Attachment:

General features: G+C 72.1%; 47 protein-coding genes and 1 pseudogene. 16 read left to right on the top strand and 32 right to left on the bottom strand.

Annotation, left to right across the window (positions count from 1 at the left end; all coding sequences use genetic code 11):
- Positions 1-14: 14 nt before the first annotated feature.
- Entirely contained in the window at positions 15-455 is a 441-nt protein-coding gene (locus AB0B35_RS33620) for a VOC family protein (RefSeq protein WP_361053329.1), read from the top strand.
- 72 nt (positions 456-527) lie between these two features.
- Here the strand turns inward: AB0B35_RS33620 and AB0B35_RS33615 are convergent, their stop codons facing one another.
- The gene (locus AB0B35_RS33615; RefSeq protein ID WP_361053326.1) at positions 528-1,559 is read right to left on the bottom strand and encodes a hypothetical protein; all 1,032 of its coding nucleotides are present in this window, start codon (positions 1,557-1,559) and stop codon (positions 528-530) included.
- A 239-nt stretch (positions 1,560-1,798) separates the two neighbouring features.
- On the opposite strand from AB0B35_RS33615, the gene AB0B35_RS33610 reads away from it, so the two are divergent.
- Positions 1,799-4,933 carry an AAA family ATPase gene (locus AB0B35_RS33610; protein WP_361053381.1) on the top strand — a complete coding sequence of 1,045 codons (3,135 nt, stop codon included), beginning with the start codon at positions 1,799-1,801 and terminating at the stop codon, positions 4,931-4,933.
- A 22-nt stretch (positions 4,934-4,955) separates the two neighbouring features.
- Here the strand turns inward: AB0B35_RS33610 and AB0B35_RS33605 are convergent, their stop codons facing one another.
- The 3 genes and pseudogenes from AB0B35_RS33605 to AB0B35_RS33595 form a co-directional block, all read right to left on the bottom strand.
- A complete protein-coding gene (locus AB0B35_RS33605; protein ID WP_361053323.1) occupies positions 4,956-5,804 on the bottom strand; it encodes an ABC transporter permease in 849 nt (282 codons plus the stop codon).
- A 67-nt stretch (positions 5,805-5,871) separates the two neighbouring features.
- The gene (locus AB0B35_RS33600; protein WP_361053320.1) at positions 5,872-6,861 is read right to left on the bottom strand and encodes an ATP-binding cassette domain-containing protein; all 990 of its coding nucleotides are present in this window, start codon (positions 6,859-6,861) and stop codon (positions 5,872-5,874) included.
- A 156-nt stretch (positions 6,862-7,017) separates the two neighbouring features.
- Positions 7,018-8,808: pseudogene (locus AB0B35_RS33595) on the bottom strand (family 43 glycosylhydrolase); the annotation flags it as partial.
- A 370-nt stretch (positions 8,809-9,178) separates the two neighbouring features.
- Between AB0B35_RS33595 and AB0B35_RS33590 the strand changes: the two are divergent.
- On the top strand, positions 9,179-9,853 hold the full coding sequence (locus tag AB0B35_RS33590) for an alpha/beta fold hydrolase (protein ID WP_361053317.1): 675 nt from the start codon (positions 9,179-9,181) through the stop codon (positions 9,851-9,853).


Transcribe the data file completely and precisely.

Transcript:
General features: G+C 72.1%; 47 protein-coding genes and 1 pseudogene. 16 read left to right on the top strand and 32 right to left on the bottom strand.

Annotation, left to right across the window (positions count from 1 at the left end; all coding sequences use genetic code 11):
- Positions 1-14: 14 nt before the first annotated feature.
- Entirely contained in the window at positions 15-455 is a 441-nt protein-coding gene (locus AB0B35_RS33620) for a VOC family protein (RefSeq protein WP_361053329.1), read from the top strand.
- 72 nt (positions 456-527) lie between these two features.
- Here the strand turns inward: AB0B35_RS33620 and AB0B35_RS33615 are convergent, their stop codons facing one another.
- The gene (locus AB0B35_RS33615; RefSeq protein ID WP_361053326.1) at positions 528-1,559 is read right to left on the bottom strand and encodes a hypothetical protein; all 1,032 of its coding nucleotides are present in this window, start codon (positions 1,557-1,559) and stop codon (positions 528-530) included.
- A 239-nt stretch (positions 1,560-1,798) separates the two neighbouring features.
- On the opposite strand from AB0B35_RS33615, the gene AB0B35_RS33610 reads away from it, so the two are divergent.
- Positions 1,799-4,933 carry an AAA family ATPase gene (locus AB0B35_RS33610; protein WP_361053381.1) on the top strand — a complete coding sequence of 1,045 codons (3,135 nt, stop codon included), beginning with the start codon at positions 1,799-1,801 and terminating at the stop codon, positions 4,931-4,933.
- A 22-nt stretch (positions 4,934-4,955) separates the two neighbouring features.
- Here the strand turns inward: AB0B35_RS33610 and AB0B35_RS33605 are convergent, their stop codons facing one another.
- The 3 genes and pseudogenes from AB0B35_RS33605 to AB0B35_RS33595 form a co-directional block, all read right to left on the bottom strand.
- A complete protein-coding gene (locus AB0B35_RS33605; protein ID WP_361053323.1) occupies positions 4,956-5,804 on the bottom strand; it encodes an ABC transporter permease in 849 nt (282 codons plus the stop codon).
- A 67-nt stretch (positions 5,805-5,871) separates the two neighbouring features.
- The gene (locus AB0B35_RS33600; protein WP_361053320.1) at positions 5,872-6,861 is read right to left on the bottom strand and encodes an ATP-binding cassette domain-containing protein; all 990 of its coding nucleotides are present in this window, start codon (positions 6,859-6,861) and stop codon (positions 5,872-5,874) included.
- A 156-nt stretch (positions 6,862-7,017) separates the two neighbouring features.
- Positions 7,018-8,808: pseudogene (locus AB0B35_RS33595) on the bottom strand (family 43 glycosylhydrolase); the annotation flags it as partial.
- A 370-nt stretch (positions 8,809-9,178) separates the two neighbouring features.
- Between AB0B35_RS33595 and AB0B35_RS33590 the strand changes: the two are divergent.
- On the top strand, positions 9,179-9,853 hold the full coding sequence (locus tag AB0B35_RS33590) for an alpha/beta fold hydrolase (protein ID WP_361053317.1): 675 nt from the start codon (positions 9,179-9,181) through the stop codon (positions 9,851-9,853).